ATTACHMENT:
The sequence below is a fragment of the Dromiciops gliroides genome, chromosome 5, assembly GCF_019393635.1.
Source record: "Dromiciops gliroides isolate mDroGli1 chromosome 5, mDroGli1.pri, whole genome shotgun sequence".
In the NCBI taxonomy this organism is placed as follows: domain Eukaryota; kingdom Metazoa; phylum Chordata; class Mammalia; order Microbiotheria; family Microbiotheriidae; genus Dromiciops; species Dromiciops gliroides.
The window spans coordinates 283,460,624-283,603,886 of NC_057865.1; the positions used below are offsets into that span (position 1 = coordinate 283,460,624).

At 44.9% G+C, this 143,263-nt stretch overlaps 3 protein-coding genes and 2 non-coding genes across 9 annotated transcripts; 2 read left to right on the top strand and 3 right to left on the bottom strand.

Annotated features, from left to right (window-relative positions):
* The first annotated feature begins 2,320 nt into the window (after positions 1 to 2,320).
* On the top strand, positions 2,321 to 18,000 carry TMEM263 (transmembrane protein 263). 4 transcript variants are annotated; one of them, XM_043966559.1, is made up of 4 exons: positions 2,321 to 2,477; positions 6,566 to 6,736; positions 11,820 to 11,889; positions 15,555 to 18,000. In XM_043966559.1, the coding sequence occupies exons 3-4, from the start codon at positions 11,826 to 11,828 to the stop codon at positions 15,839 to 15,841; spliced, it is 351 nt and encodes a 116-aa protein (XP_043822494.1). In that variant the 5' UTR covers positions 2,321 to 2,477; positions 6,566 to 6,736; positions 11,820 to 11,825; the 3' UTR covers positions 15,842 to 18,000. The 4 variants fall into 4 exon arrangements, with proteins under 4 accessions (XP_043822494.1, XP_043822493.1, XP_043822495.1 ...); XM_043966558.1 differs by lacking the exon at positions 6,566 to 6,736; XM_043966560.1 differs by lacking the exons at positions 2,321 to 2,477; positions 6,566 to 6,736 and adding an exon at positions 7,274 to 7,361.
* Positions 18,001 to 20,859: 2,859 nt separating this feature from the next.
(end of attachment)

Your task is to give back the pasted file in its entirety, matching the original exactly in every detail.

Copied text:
The sequence below is a fragment of the Dromiciops gliroides genome, chromosome 5, assembly GCF_019393635.1.
Source record: "Dromiciops gliroides isolate mDroGli1 chromosome 5, mDroGli1.pri, whole genome shotgun sequence".
In the NCBI taxonomy this organism is placed as follows: domain Eukaryota; kingdom Metazoa; phylum Chordata; class Mammalia; order Microbiotheria; family Microbiotheriidae; genus Dromiciops; species Dromiciops gliroides.
The window spans coordinates 283,460,624-283,603,886 of NC_057865.1; the positions used below are offsets into that span (position 1 = coordinate 283,460,624).

At 44.9% G+C, this 143,263-nt stretch overlaps 3 protein-coding genes and 2 non-coding genes across 9 annotated transcripts; 2 read left to right on the top strand and 3 right to left on the bottom strand.

Annotated features, from left to right (window-relative positions):
* The first annotated feature begins 2,320 nt into the window (after positions 1 to 2,320).
* On the top strand, positions 2,321 to 18,000 carry TMEM263 (transmembrane protein 263). 4 transcript variants are annotated; one of them, XM_043966559.1, is made up of 4 exons: positions 2,321 to 2,477; positions 6,566 to 6,736; positions 11,820 to 11,889; positions 15,555 to 18,000. In XM_043966559.1, the coding sequence occupies exons 3-4, from the start codon at positions 11,826 to 11,828 to the stop codon at positions 15,839 to 15,841; spliced, it is 351 nt and encodes a 116-aa protein (XP_043822494.1). In that variant the 5' UTR covers positions 2,321 to 2,477; positions 6,566 to 6,736; positions 11,820 to 11,825; the 3' UTR covers positions 15,842 to 18,000. The 4 variants fall into 4 exon arrangements, with proteins under 4 accessions (XP_043822494.1, XP_043822493.1, XP_043822495.1 ...); XM_043966558.1 differs by lacking the exon at positions 6,566 to 6,736; XM_043966560.1 differs by lacking the exons at positions 2,321 to 2,477; positions 6,566 to 6,736 and adding an exon at positions 7,274 to 7,361.
* Positions 18,001 to 20,859: 2,859 nt separating this feature from the next.